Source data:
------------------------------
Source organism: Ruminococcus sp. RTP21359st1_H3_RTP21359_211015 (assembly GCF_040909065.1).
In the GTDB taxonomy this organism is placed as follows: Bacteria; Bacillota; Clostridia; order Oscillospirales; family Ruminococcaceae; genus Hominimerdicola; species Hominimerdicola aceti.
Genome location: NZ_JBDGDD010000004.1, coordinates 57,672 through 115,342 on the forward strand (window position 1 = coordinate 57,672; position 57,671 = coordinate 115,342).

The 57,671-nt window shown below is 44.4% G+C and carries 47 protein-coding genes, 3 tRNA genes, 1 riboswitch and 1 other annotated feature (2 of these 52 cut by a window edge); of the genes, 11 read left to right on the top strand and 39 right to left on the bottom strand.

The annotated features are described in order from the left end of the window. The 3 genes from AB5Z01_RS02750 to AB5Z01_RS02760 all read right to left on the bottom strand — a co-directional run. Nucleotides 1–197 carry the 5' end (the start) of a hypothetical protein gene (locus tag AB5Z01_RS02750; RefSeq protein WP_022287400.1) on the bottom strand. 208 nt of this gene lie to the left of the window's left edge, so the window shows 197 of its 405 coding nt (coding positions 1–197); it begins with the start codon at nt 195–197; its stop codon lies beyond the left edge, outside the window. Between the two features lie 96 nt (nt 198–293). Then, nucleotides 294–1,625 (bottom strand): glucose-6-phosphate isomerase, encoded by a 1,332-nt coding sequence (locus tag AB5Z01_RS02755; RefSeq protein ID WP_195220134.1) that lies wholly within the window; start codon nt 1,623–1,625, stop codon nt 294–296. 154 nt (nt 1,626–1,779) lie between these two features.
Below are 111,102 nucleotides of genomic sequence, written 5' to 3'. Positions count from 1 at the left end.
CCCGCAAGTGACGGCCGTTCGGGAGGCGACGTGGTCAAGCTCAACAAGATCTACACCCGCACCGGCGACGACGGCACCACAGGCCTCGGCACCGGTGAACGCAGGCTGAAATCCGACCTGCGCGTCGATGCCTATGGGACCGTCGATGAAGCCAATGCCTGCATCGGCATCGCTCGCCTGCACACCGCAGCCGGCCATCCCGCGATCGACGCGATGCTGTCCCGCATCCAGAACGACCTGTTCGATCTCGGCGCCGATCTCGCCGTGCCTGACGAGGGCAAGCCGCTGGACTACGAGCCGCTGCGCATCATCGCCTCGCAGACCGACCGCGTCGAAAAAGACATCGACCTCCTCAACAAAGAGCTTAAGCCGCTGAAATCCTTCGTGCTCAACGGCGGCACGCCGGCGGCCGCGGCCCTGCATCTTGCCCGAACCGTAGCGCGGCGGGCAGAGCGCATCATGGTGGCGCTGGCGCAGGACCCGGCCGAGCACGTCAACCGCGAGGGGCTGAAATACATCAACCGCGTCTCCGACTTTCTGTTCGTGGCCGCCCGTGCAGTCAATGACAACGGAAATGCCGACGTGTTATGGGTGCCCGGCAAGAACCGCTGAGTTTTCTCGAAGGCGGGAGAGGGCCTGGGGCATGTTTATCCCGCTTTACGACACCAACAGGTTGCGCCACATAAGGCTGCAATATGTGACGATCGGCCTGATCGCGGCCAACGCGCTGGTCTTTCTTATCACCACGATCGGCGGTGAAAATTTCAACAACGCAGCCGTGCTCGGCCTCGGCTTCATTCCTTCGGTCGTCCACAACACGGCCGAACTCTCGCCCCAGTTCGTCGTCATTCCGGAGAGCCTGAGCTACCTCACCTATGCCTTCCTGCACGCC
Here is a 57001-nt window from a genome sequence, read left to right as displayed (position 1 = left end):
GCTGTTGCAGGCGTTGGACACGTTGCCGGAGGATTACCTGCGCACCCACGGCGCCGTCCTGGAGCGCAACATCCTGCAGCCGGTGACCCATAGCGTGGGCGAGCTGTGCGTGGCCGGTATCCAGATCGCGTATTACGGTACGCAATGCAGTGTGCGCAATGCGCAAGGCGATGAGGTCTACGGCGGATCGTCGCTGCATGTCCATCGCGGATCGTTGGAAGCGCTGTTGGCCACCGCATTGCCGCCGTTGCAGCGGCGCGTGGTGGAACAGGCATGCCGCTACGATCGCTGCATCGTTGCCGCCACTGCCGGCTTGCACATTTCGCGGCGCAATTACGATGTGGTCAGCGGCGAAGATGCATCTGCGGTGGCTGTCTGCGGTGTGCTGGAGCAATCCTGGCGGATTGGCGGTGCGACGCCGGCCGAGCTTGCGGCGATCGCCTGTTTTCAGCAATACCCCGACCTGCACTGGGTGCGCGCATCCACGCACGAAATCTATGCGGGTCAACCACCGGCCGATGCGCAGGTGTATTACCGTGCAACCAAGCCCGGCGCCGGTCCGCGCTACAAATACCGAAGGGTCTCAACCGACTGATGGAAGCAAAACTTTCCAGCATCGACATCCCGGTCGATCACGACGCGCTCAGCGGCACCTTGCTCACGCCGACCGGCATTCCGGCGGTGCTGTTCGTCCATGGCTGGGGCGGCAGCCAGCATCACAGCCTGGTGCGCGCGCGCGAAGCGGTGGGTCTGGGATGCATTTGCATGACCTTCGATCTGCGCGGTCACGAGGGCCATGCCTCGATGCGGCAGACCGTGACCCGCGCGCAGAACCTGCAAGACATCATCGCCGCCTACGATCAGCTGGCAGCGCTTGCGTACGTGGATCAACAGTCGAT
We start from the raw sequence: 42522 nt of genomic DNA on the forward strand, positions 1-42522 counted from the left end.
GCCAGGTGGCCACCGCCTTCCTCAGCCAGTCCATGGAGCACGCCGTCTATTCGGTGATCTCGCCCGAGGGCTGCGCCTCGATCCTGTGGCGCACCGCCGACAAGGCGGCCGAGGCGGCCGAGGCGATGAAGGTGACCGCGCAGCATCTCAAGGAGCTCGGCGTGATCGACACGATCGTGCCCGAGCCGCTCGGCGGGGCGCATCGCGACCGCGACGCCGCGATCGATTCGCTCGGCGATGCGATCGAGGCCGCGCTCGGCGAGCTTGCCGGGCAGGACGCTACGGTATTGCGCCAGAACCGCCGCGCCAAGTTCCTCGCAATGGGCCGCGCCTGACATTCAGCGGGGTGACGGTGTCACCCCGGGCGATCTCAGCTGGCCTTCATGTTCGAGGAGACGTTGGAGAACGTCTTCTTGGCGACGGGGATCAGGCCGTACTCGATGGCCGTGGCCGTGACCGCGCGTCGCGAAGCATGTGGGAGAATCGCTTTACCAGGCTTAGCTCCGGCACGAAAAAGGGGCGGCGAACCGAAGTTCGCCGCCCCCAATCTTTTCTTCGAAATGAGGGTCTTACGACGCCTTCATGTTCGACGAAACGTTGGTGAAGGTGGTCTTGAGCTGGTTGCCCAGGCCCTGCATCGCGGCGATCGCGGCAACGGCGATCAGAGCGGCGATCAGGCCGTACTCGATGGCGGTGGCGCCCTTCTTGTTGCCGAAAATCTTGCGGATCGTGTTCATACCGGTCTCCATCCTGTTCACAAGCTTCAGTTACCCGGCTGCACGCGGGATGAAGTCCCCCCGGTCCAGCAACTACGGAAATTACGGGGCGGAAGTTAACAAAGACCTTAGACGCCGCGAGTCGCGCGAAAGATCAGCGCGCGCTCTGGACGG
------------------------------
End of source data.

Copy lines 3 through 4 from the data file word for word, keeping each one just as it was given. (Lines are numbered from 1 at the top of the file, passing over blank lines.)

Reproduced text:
Genome location: NZ_JBDGDD010000004.1, coordinates 57,672 through 115,342 on the forward strand (window position 1 = coordinate 57,672; position 57,671 = coordinate 115,342).

The 57,671-nt window shown below is 44.4% G+C and carries 47 protein-coding genes, 3 tRNA genes, 1 riboswitch and 1 other annotated feature (2 of these 52 cut by a window edge); of the genes, 11 read left to right on the top strand and 39 right to left on the bottom strand.